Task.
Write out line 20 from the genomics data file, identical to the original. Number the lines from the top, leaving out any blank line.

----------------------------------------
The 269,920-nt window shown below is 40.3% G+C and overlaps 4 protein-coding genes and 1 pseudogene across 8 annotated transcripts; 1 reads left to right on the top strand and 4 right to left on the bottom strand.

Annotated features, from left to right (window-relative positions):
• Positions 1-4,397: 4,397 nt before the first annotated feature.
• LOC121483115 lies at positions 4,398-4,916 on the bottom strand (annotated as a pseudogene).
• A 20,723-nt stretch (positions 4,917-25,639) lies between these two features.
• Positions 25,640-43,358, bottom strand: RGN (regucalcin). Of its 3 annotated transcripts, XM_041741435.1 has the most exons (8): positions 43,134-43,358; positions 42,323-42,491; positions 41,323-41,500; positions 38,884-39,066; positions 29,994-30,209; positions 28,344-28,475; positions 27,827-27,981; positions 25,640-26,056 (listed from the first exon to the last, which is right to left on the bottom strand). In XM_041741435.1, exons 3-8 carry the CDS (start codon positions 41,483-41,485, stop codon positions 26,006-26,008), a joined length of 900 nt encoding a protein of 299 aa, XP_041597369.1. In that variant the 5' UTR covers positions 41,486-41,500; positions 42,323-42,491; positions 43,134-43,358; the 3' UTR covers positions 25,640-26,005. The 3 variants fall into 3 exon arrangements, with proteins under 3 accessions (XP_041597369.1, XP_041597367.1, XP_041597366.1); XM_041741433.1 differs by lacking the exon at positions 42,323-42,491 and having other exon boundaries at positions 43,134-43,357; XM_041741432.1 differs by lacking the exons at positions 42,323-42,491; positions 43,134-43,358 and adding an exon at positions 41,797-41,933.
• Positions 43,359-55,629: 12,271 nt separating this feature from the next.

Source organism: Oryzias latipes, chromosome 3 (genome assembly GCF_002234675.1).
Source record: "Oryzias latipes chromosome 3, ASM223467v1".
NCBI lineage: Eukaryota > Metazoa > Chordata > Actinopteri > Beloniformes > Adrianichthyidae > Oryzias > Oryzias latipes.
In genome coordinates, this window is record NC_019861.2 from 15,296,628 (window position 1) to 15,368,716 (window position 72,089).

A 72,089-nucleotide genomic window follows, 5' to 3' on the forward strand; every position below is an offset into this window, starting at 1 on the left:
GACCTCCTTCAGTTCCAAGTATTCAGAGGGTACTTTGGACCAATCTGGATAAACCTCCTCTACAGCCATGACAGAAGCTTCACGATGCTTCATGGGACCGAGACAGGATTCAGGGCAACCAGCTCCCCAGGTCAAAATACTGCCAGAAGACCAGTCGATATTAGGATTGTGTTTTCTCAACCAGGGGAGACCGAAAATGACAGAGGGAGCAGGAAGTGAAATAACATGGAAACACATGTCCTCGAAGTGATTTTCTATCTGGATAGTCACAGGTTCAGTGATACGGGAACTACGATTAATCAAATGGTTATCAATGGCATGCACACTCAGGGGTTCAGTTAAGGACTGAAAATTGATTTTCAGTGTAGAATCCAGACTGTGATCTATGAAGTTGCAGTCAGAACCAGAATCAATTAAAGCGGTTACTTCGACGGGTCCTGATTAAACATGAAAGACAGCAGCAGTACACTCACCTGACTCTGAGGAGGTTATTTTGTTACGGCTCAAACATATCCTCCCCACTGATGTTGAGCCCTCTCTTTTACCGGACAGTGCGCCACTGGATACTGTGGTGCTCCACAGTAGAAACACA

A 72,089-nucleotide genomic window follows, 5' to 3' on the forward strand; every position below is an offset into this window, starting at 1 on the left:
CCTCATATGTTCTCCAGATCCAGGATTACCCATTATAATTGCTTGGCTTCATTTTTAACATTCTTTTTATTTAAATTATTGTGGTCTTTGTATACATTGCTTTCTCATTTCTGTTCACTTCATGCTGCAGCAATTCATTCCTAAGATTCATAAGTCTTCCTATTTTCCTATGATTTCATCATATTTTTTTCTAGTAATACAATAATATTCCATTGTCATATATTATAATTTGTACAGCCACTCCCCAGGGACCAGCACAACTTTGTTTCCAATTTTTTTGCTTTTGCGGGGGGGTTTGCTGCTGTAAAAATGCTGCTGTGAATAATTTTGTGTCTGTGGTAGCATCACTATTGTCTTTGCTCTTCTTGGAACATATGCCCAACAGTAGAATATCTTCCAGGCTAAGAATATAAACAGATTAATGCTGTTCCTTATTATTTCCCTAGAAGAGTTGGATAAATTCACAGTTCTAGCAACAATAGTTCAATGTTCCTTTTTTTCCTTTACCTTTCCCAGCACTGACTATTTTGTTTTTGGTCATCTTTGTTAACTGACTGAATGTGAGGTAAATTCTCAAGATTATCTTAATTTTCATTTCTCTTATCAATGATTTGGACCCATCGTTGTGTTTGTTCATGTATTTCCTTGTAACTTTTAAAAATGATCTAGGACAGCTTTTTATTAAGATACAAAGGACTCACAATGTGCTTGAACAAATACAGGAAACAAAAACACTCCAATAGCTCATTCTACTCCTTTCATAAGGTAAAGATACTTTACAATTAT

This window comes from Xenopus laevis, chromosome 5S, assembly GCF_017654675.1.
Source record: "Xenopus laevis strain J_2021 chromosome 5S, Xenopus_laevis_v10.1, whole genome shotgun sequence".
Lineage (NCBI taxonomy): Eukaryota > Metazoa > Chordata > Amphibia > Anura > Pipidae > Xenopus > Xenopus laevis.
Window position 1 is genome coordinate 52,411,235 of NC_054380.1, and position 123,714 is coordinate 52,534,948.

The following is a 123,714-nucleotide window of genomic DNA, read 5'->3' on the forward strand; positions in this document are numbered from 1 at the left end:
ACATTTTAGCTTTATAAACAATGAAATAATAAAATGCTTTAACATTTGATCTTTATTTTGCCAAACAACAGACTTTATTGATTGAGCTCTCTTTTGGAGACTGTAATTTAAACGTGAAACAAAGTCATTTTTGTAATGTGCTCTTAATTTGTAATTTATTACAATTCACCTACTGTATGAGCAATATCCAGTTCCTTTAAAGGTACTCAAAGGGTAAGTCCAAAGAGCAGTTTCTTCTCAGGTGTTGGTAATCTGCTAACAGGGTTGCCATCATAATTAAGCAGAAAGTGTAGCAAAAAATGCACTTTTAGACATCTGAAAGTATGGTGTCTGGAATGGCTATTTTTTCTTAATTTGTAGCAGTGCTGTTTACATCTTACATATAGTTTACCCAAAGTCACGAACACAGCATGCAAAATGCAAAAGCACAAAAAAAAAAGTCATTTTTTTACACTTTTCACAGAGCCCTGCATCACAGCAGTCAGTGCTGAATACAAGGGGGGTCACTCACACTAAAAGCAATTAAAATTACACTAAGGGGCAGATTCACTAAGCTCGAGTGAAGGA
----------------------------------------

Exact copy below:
The following is a 123,714-nucleotide window of genomic DNA, read 5'->3' on the forward strand; positions in this document are numbered from 1 at the left end: